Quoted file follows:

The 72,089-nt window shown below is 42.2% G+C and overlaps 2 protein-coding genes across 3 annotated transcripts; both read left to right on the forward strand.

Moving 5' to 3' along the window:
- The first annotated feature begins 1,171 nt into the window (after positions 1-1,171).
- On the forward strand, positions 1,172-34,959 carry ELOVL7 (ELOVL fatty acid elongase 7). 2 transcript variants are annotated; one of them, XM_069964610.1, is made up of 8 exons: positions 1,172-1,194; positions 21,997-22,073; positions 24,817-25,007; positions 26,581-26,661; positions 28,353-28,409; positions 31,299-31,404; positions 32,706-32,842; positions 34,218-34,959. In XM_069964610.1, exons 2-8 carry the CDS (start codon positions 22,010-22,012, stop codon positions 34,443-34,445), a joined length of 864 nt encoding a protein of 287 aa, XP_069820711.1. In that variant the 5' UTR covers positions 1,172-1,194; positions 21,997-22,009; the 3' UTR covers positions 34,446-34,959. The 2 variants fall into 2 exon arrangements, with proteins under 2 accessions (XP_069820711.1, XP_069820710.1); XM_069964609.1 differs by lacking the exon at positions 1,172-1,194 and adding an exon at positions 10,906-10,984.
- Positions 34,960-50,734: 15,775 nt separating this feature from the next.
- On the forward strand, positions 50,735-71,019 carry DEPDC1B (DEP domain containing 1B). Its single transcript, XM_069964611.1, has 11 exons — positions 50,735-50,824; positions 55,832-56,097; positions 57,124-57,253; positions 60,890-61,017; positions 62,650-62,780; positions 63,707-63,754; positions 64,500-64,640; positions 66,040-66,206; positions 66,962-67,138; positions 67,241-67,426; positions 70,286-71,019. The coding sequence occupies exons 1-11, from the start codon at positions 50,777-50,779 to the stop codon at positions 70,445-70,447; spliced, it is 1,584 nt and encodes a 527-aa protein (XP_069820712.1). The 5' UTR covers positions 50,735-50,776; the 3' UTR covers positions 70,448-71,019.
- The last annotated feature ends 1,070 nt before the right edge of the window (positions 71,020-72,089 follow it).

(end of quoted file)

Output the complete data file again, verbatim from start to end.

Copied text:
The 72,089-nt window shown below is 42.2% G+C and overlaps 2 protein-coding genes across 3 annotated transcripts; both read left to right on the forward strand.

Moving 5' to 3' along the window:
- The first annotated feature begins 1,171 nt into the window (after positions 1-1,171).
- On the forward strand, positions 1,172-34,959 carry ELOVL7 (ELOVL fatty acid elongase 7). 2 transcript variants are annotated; one of them, XM_069964610.1, is made up of 8 exons: positions 1,172-1,194; positions 21,997-22,073; positions 24,817-25,007; positions 26,581-26,661; positions 28,353-28,409; positions 31,299-31,404; positions 32,706-32,842; positions 34,218-34,959. In XM_069964610.1, exons 2-8 carry the CDS (start codon positions 22,010-22,012, stop codon positions 34,443-34,445), a joined length of 864 nt encoding a protein of 287 aa, XP_069820711.1. In that variant the 5' UTR covers positions 1,172-1,194; positions 21,997-22,009; the 3' UTR covers positions 34,446-34,959. The 2 variants fall into 2 exon arrangements, with proteins under 2 accessions (XP_069820711.1, XP_069820710.1); XM_069964609.1 differs by lacking the exon at positions 1,172-1,194 and adding an exon at positions 10,906-10,984.
- Positions 34,960-50,734: 15,775 nt separating this feature from the next.
- On the forward strand, positions 50,735-71,019 carry DEPDC1B (DEP domain containing 1B). Its single transcript, XM_069964611.1, has 11 exons — positions 50,735-50,824; positions 55,832-56,097; positions 57,124-57,253; positions 60,890-61,017; positions 62,650-62,780; positions 63,707-63,754; positions 64,500-64,640; positions 66,040-66,206; positions 66,962-67,138; positions 67,241-67,426; positions 70,286-71,019. The coding sequence occupies exons 1-11, from the start codon at positions 50,777-50,779 to the stop codon at positions 70,445-70,447; spliced, it is 1,584 nt and encodes a 527-aa protein (XP_069820712.1). The 5' UTR covers positions 50,735-50,776; the 3' UTR covers positions 70,448-71,019.
- The last annotated feature ends 1,070 nt before the right edge of the window (positions 71,020-72,089 follow it).